Over the past several years, we’ve seen robot exosuits move from the stuff of sci-fi firmly into the realm of science fact. Alongside this, our vision of what such exosuits may look like has shifted from the bulky “Power Loader” of James Cameron’s Aliens to softer, more personal wearables, which provide the same promise of assistive technology, but in a more practical, slimline form factor.
That’s where a new multi-joint, textile-based soft robotic exosuit created by researchers at Harvard University’s Wyss Institute comes into play. With the future goal of serving soldiers, firefighters, and other rescue workers, it promises to augment wearers’ physical abilities — while personalizing itself according to the unique needs of each user.
“The control tuning method [presented in our latest research] automatically customizes the timing of exosuit assistance to maximize the mechanical power delivered to the user’s ankle joints,” Sangjun Lee, one of the researchers on the project, told Digital Trends. “To be specific, as the delivered power is determined by how the human and the exosuit interact with each other, it is dependent not only on exosuit force, but also on wearer-specific joint motions. This method aims at automatically tuning the timing of exosuit force to make it more in sync with individual walking patterns, by online monitoring and maximizing the interaction power.”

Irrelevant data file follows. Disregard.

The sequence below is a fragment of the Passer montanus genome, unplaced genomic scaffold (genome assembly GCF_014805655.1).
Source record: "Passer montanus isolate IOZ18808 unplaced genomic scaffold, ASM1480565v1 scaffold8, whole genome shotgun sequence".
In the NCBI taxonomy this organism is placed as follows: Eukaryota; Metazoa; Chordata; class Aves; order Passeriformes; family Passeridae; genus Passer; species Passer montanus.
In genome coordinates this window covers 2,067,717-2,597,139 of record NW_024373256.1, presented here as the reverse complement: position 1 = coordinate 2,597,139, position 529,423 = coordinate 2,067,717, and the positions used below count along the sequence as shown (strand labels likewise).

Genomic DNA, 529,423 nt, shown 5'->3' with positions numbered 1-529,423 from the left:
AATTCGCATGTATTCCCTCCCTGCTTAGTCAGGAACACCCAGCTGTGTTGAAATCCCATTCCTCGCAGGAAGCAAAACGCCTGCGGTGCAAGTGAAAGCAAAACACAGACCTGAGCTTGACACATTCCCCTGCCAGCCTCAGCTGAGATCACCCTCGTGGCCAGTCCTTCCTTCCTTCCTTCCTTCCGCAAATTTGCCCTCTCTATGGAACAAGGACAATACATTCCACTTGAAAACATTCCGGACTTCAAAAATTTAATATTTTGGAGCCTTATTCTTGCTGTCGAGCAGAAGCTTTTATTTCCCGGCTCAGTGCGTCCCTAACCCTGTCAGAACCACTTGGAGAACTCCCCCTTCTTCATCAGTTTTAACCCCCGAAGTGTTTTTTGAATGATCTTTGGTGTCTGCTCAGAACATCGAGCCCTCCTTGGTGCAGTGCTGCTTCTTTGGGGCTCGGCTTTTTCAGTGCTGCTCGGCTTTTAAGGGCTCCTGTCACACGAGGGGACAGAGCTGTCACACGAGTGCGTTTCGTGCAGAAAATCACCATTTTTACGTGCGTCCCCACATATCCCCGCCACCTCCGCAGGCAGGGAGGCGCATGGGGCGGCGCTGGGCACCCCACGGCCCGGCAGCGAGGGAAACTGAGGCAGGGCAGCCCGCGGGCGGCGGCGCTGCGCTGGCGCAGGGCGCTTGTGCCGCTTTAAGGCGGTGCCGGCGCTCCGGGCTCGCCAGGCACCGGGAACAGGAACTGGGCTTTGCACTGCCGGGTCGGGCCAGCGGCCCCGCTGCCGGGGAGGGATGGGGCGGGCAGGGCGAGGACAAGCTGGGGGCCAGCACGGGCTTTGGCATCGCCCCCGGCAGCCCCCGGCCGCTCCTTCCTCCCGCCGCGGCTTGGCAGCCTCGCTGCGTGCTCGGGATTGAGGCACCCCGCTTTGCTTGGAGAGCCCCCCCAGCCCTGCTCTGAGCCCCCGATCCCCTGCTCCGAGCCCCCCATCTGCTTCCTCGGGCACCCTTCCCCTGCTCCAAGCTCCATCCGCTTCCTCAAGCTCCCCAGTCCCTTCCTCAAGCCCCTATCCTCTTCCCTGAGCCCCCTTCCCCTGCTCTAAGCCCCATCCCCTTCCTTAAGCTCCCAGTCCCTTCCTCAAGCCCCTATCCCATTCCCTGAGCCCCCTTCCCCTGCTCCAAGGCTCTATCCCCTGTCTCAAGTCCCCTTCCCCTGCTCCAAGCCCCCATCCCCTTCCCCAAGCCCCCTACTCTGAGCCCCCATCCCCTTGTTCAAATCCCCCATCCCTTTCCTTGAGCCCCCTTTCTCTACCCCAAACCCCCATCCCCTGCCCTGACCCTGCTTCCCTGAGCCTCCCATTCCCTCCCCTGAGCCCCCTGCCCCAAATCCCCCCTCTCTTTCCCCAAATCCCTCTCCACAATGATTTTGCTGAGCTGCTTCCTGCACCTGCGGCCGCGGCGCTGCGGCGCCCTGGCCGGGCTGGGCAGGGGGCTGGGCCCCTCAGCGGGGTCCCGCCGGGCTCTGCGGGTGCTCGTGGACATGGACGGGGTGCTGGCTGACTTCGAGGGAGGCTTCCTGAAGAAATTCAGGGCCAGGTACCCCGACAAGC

The exosuit, which was funded by U.S. defense group DARPA, was recently put through its paces by soldiers. They tested it out on a 12-mile cross-country course, and found that it significantly reduced the metabolic cost of walking.
“Being a DARPA-funded project, military applications were the initial focus, but this is really useful work for anybody who could use some help walking,” Dave Perry, an engineer working on the project, told us. “First responders can use a similar system to help carry their gear up apartment stairs or out into the woods to fight a fire. We’ve partnered with a robotics company called ReWalk, and they’re currently bringing a medical focused device through clinical trials that leverage much of the technology we developed. We’d be excited to work with folks interested in some of the military and commercial applications as well.”
A paper describing the work was recently published in the Journal of NeuroEngineering and Rehabilitation.
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